The decision on the Sombor – Subotica – Szeged railway construction, made in 1864 at a conference in Subotica, was followed by the Committee for the railway construction establishment in Sombor. Five years later, on September 11, the first train entered the newly built station. Along with numerous citizens and the entire city leadership, the Hungarian Secretary of State attended the ceremonial entry of the first train into Sombor. By 1870 the railway was extended from Sombor to Sonta and Bogojevo. In the following years, two newly built railway lines connected Sombor with Novi Sad and Baja in 1895, Bečej in 1906, and Apatin in 1912, respectively. These lines were local vicinal. Sombor has become a significant railway hub, which has given it a new impetus for economic progress and faster trade development.
The central railway station planned simultaneously with the railway line was built far from the urban core, on the northern periphery. The station building was a typical building of the first type. The station building was one-story, with two side ground wings and a central part crowned with a tympanum. The openings ended in a segmental arch were rounded by decoration made of brick. It was designed according to the architectural and construction standards of the time, in everything similar to the station buildings in other major centers of the Habsburg Monarchy.
The railway connected all the surrounding villages and numerous farm settlements with the city. The railway infrastructure was supplemented by two bridges over the Grand Bačka Canal, on the railway towards Bogojevo. Sombor remained a significant railway center in the interwar period. On the first day of the Second World War, during the German attack on the Kingdom of Yugoslavia, the railway station was significantly damaged by bombing.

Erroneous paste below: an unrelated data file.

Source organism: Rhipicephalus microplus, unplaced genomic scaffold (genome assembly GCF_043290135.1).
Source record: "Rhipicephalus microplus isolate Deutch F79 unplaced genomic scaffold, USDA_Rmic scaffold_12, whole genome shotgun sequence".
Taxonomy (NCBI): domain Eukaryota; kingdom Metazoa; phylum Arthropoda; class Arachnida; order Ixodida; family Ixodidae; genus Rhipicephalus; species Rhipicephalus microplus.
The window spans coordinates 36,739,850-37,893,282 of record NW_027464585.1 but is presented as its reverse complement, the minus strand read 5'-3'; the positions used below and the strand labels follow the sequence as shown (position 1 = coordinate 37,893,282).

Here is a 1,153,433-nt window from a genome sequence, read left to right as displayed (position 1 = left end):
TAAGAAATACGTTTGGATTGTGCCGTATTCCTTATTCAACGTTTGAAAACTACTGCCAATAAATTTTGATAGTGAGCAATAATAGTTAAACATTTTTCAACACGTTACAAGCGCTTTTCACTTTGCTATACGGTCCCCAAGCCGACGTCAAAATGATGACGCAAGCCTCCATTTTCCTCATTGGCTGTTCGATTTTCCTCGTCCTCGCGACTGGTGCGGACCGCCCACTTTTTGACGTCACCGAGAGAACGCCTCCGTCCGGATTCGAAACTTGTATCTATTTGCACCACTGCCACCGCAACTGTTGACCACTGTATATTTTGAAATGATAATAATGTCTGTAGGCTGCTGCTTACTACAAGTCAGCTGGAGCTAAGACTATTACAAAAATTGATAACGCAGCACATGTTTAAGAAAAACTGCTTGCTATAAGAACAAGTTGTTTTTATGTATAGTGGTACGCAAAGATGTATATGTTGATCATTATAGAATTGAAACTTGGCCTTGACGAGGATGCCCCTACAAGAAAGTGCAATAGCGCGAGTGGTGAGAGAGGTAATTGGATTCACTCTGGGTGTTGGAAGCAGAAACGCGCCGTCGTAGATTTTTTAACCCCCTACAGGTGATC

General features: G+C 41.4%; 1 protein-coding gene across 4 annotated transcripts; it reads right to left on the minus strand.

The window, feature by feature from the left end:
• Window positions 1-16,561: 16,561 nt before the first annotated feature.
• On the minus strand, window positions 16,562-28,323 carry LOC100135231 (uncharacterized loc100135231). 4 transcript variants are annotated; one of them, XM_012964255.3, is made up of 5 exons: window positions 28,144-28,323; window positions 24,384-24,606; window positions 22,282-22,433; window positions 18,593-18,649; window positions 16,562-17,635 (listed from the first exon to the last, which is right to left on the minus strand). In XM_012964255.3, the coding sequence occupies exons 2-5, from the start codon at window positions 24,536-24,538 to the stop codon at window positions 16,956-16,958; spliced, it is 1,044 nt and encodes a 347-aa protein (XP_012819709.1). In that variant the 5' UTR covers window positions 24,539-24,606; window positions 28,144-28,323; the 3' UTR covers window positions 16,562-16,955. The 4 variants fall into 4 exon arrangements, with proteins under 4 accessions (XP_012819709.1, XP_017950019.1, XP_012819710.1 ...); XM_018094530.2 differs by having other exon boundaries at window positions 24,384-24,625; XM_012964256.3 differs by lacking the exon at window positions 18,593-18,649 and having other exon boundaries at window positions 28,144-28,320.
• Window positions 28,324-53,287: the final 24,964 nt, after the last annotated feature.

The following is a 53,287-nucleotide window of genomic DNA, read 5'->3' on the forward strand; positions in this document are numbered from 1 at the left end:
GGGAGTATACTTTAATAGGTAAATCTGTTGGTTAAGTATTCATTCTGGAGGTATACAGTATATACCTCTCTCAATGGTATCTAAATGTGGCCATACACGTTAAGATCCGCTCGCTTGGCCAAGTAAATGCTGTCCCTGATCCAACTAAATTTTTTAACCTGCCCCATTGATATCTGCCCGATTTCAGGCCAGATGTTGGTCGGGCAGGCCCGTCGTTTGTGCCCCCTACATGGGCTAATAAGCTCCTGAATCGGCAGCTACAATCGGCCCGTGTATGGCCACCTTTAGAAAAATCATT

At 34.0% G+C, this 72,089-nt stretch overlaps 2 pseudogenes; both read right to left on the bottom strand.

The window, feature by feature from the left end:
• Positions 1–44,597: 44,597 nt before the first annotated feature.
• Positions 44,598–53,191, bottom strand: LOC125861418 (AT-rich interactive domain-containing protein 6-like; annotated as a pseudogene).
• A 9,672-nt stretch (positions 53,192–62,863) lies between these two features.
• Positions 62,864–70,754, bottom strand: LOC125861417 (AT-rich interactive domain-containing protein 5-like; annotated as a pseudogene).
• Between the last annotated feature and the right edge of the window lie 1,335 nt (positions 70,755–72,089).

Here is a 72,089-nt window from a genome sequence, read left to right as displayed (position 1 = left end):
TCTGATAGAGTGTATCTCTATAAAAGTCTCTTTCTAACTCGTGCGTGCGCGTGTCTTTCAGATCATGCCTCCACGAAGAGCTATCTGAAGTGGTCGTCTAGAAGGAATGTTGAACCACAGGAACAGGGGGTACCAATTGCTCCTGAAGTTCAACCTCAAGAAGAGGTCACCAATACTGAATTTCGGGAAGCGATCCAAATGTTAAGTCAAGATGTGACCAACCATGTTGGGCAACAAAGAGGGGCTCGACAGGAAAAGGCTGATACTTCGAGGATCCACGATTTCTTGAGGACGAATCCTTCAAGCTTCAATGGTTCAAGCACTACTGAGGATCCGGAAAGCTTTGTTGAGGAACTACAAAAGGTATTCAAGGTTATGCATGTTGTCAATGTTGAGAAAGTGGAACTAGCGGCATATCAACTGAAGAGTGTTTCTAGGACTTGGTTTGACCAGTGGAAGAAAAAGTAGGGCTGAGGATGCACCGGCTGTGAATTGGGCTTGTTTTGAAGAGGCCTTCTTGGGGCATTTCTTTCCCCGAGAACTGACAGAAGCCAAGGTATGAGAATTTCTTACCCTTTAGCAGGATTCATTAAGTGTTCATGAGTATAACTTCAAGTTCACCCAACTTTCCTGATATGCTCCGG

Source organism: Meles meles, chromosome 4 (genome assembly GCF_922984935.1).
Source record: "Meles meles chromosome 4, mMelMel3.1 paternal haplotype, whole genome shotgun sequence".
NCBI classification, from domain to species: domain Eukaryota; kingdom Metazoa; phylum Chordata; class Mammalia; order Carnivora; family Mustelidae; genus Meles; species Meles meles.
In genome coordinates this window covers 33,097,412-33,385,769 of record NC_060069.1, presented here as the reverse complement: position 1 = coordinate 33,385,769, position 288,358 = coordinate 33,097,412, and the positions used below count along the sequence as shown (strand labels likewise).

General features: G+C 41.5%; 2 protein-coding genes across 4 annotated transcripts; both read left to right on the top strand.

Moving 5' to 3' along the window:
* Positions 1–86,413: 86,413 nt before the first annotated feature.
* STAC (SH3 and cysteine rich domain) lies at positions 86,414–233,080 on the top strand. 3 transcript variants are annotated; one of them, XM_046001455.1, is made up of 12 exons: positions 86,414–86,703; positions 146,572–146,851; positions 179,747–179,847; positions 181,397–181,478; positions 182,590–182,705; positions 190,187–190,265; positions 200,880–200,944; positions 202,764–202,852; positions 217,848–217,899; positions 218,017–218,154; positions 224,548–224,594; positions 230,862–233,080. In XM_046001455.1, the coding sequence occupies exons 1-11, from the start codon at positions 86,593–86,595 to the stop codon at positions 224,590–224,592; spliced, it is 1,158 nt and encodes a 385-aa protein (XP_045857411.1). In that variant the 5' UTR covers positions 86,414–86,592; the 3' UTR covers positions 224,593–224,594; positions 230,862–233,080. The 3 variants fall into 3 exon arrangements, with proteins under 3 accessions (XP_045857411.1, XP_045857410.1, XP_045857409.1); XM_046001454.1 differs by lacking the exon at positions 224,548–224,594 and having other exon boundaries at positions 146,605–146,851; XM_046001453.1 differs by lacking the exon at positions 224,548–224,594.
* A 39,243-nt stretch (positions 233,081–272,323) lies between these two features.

The building was renovated during the war. The central part of the building has undergone sizable changes regarding its shape and style since a stepped gable replaced the tympanum. In front of the former main entrance is a closed porch surmounted by a terrace with a wrought iron fence. Other parts and elements of the building remained unchanged. The addition introduced modernist elements that deviated from the aesthetics of the original building.
For almost a century, the Sombor railway station has been a focal point, a window to the world. However, in the sixties of the 20th century, when the railway traffic fell into the shadow of the road, the railway lines were gradually closed, and the station building became neglected.